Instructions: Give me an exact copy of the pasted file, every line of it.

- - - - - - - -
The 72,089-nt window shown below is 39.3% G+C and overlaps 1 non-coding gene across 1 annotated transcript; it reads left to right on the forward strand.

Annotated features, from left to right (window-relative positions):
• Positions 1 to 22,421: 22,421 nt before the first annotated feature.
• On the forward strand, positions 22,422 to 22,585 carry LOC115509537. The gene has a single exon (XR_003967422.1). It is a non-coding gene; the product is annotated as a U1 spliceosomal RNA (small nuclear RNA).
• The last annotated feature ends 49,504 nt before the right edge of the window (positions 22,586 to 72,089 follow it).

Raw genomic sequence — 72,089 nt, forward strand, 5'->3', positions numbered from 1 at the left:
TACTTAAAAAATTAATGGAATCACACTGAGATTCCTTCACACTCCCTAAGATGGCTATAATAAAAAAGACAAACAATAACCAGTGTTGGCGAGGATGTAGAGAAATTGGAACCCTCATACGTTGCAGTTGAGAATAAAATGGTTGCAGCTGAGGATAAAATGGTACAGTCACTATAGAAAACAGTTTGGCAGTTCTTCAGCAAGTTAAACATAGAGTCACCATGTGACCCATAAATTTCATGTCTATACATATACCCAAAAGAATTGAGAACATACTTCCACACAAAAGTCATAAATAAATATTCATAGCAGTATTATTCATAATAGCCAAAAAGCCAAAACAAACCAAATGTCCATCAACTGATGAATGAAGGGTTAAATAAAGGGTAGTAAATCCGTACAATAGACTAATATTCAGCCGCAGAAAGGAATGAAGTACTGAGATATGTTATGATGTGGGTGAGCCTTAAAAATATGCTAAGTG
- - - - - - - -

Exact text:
The 72,089-nt window shown below is 39.3% G+C and overlaps 1 non-coding gene across 1 annotated transcript; it reads left to right on the forward strand.

Annotated features, from left to right (window-relative positions):
• Positions 1 to 22,421: 22,421 nt before the first annotated feature.
• On the forward strand, positions 22,422 to 22,585 carry LOC115509537. The gene has a single exon (XR_003967422.1). It is a non-coding gene; the product is annotated as a U1 spliceosomal RNA (small nuclear RNA).
• The last annotated feature ends 49,504 nt before the right edge of the window (positions 22,586 to 72,089 follow it).

Raw genomic sequence — 72,089 nt, forward strand, 5'->3', positions numbered from 1 at the left:
TACTTAAAAAATTAATGGAATCACACTGAGATTCCTTCACACTCCCTAAGATGGCTATAATAAAAAAGACAAACAATAACCAGTGTTGGCGAGGATGTAGAGAAATTGGAACCCTCATACGTTGCAGTTGAGAATAAAATGGTTGCAGCTGAGGATAAAATGGTACAGTCACTATAGAAAACAGTTTGGCAGTTCTTCAGCAAGTTAAACATAGAGTCACCATGTGACCCATAAATTTCATGTCTATACATATACCCAAAAGAATTGAGAACATACTTCCACACAAAAGTCATAAATAAATATTCATAGCAGTATTATTCATAATAGCCAAAAAGCCAAAACAAACCAAATGTCCATCAACTGATGAATGAAGGGTTAAATAAAGGGTAGTAAATCCGTACAATAGACTAATATTCAGCCGCAGAAAGGAATGAAGTACTGAGATATGTTATGATGTGGGTGAGCCTTAAAAATATGCTAAGTG